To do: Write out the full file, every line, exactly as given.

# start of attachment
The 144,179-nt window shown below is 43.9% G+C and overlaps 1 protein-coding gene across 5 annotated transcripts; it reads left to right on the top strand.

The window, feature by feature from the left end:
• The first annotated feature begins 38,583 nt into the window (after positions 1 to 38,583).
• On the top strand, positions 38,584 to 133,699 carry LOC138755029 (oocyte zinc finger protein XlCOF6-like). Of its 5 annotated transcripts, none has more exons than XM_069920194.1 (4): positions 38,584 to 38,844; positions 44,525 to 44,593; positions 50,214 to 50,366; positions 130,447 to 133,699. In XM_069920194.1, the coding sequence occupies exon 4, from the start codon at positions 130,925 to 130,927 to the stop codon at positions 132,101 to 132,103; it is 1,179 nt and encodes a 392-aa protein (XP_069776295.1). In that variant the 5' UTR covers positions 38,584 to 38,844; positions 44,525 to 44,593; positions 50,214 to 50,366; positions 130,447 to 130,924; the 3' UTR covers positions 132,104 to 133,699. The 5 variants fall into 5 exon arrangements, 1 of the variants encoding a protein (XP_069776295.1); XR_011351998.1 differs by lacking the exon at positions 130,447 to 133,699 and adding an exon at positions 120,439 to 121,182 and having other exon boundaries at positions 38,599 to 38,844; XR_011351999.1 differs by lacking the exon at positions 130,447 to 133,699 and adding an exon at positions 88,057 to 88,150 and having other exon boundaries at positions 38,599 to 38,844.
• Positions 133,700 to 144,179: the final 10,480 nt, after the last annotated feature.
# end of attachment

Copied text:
The 144,179-nt window shown below is 43.9% G+C and overlaps 1 protein-coding gene across 5 annotated transcripts; it reads left to right on the top strand.

The window, feature by feature from the left end:
• The first annotated feature begins 38,583 nt into the window (after positions 1 to 38,583).
• On the top strand, positions 38,584 to 133,699 carry LOC138755029 (oocyte zinc finger protein XlCOF6-like). Of its 5 annotated transcripts, none has more exons than XM_069920194.1 (4): positions 38,584 to 38,844; positions 44,525 to 44,593; positions 50,214 to 50,366; positions 130,447 to 133,699. In XM_069920194.1, the coding sequence occupies exon 4, from the start codon at positions 130,925 to 130,927 to the stop codon at positions 132,101 to 132,103; it is 1,179 nt and encodes a 392-aa protein (XP_069776295.1). In that variant the 5' UTR covers positions 38,584 to 38,844; positions 44,525 to 44,593; positions 50,214 to 50,366; positions 130,447 to 130,924; the 3' UTR covers positions 132,104 to 133,699. The 5 variants fall into 5 exon arrangements, 1 of the variants encoding a protein (XP_069776295.1); XR_011351998.1 differs by lacking the exon at positions 130,447 to 133,699 and adding an exon at positions 120,439 to 121,182 and having other exon boundaries at positions 38,599 to 38,844; XR_011351999.1 differs by lacking the exon at positions 130,447 to 133,699 and adding an exon at positions 88,057 to 88,150 and having other exon boundaries at positions 38,599 to 38,844.
• Positions 133,700 to 144,179: the final 10,480 nt, after the last annotated feature.